Colandra “Coco” Conners is a sexy, gregarious woman who makes her views known on a public “Vlog” (video blog).
Lionel Higgins (Tyler James Williams) is the closest thing to an everyman character- that is if everyman had a bushy, towering Afro hairdo straight out of 1968.
In case we miss these characters are types, the director labels and defines them at the start of the story. Then he goes on to confound those stereotypes.
The white characters are for the most part stereotypes too, except for Kurt Fletcher (Kyle Gallner), editorial of the school paper who has liberal tendencies. We will see how liberal as the story unfolds.
The two main authority figures are Dean Fairbanks (Dennis Haysbert), a man who seems equally wise to the ways of white and black people, and President Fletcher (Peter Syvertsen), whose main concern is keeping benefactors happy.
It seems like race relations haven’t improved much since I was a college student, eons ago. At least with this film we have Justin Simien shining a light in dark corners and saying “Hey people, these things still exist,” yet with the beneficial balm of humor.

Monday, October 20, 2014

In Time for Halloween is "Carrie: The Musical"


Just in Time for Halloween: “Carrie: The Musical”

By Skip Sheffield

It’s not exactly the feel-good show of the season, but Slow Burn Theatre’s “Carrie: The Musical,” playing through Nov. 2 at West Boca High School Performing Arts Theater, is nothing if not diverting and entertaining.
Stephen King’s novel of religious zealotry, high school bullying, teenage cruelty and telekinesis seems an unlikely choice for a stage musical. It still is.
That’s why the 1988 Broadway debut of the $8 million production was deemed a “notorious flop.” In fact some audience members booed as the final curtain rang down opening night.
Slow Burn artistic director Patrick Fitzwater has never been one to back down from a challenge. Once again he has met it by adapting an improved script and hand-picking the youngest cast of highly talented performers, aided and abetted by three older pros.
The pedigree of “Carrie: The Musical” is impressive. The book is by Lawrence D. Cohen, who wrote the screenplay for the 1976 movie version of Stephen King’s hit 1974 novel. The music is by Leslie’s younger brother Michael Gore, who won an Oscar for his 1981 “Fame” soundtrack, and Dean Pitchford, who also won an Oscar for collaborating on that film.
Fitzwater and musical director Caryl Fantel have concentrated on the musicality of the show. The ensemble harmonies are virtually flawless, and Fitzwater cast Equity powerhouse Shelly Keeler in her Slow Burn debut in the crucial role of Carrie’s mother, Margaret White.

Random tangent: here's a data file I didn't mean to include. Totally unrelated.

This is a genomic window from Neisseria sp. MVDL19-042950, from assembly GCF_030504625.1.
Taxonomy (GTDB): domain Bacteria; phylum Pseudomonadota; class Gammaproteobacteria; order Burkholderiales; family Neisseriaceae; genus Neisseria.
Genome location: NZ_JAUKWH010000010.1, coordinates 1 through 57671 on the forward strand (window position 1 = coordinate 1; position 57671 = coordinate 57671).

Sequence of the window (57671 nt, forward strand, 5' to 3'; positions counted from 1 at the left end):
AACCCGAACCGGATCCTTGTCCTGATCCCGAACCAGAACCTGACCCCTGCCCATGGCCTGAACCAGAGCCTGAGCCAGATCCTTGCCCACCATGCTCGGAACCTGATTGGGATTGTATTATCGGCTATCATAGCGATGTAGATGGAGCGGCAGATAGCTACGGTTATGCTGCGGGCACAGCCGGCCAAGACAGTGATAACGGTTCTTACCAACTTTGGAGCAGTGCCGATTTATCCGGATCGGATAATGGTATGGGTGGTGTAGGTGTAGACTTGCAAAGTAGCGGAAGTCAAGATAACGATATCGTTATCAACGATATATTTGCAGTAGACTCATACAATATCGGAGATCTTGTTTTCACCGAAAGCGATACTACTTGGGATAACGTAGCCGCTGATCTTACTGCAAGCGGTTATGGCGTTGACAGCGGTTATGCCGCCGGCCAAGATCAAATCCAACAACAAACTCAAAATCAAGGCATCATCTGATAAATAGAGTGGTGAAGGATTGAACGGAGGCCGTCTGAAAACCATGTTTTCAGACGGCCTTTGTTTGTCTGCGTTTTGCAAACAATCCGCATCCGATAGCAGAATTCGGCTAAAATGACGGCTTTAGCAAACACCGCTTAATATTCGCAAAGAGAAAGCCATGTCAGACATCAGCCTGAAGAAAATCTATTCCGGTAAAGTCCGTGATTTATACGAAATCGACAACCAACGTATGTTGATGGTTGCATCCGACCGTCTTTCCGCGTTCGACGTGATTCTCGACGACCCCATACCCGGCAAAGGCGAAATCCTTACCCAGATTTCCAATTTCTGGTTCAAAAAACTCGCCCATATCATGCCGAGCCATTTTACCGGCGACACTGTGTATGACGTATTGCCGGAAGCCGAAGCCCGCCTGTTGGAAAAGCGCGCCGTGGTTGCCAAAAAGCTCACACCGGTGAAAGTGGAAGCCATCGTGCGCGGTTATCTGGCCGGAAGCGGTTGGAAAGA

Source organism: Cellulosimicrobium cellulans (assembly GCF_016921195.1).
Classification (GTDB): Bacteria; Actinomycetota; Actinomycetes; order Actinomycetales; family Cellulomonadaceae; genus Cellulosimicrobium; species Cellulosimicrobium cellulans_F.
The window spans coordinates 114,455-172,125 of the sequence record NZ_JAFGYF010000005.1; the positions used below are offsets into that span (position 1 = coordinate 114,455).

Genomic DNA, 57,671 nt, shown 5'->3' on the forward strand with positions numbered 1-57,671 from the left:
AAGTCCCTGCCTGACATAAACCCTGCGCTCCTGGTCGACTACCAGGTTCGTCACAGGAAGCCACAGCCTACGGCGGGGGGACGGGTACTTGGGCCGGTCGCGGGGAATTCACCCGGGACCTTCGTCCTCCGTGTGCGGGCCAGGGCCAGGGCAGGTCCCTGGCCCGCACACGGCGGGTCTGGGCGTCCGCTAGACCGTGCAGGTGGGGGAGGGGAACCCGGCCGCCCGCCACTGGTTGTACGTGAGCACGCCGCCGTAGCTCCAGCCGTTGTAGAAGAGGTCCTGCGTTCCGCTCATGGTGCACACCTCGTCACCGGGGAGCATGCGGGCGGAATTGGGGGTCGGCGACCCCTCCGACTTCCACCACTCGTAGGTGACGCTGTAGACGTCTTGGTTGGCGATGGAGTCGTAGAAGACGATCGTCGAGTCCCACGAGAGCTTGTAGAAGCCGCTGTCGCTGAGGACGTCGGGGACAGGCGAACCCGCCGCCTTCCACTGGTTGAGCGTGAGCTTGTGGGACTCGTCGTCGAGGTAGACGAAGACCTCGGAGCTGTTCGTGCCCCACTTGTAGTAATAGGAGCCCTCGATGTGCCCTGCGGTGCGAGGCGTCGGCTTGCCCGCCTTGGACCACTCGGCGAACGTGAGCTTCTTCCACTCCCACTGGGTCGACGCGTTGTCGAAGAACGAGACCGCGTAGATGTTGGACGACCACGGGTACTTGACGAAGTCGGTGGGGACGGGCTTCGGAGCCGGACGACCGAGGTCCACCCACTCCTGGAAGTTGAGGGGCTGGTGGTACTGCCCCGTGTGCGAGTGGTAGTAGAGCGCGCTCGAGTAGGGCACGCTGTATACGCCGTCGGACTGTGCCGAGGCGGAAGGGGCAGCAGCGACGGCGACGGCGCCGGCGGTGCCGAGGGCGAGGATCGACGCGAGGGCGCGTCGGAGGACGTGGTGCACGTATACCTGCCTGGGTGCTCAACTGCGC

“Religious zealot” is not really a strong enough description of Margaret White. Her narrow, fundamentalist view of what is sinful and what is good is obsessive and borders on demented. Her husband has understandably left her, adding bile to her bitter, warped view of life.
Her only daughter, poor Carrie (Anne Chamberlain), bears the brunt of her resentments. As a result Carrie is stunted emotionally and even physically. Although she is 17, Carrie has never had a period. When it comes, at the worst possible time in the school shower, it sets in motions a series of events that will end horribly at the high school prom.
Shelly Keeler is far and away the best, strongest singer in the cast. This helps balance the fact she is playing such a disagreeable character. Keeler brings home the pain and anguish of Margaret in the ballad “When There’s No One,” which is also the best song of the score.
Anne Chamberlain holds her own with her monster mom. Her character is described as “not pretty,” but Chamberlain is. This does not detract from her torment.
Jessica Brooke Sanford is the sympathetic Ying of Sue Snell, who attempts to defend Carrie. Cristina Flores is the cruel Yang of Chris, Carrie’s malicious classmate who hatches the plot that goes so horribly wrong.
Alexander Zenoz is most appealing as Tommy, Carrie’s good-guy prom date. Kristian Bikic is appropriately punkish as juvenile delinquent Billy.
Serving yeoman duty as the responsible adults as Anne Marie Olson as gym teacher Miss Gardiner and Matthew Korinko as school principal Mr. Stephens.
The timing of “Carrie: The Musical” couldn’t be better. This show is the perfect setup for the harmless hijinks of Halloween.

Tickets are $40. Student and Theater League discount tickets are available at the door. Shows are 8 p.m. Thursday-Saturday and 5 p.m. Sunday. Call 866-811-4111 or go to

Thursday, October 16, 2014

Reese Witherspoon Does a Good Deed in "Good Lie"


Reese Witherspoon Does a Good Deed with “The Good Lie”

By Skip Sheffield

Reese Witherspoon did a good thing when she agreed to star in and promote “The Good Lie.” The title is taken from a term in Mark Twain’s “Huckleberry Finn.”
This truth-based movie, written by Margaret Nagle and directed by Philippe Falardeau (“Monsieur Lazhar”) dramatizes the plight and flight of the “Lost Boys” from civil war-torn Sudan. We meet the “boys” (and one girl) as children. Ruthless militia invades their village, kill the adults and torch the huts.
A half-dozen children flee blindly. When a soldier spots one of them hiding in tall grass, the eldest,Theo (Okawr Jale), stands up and surrenders himself, saving the other children.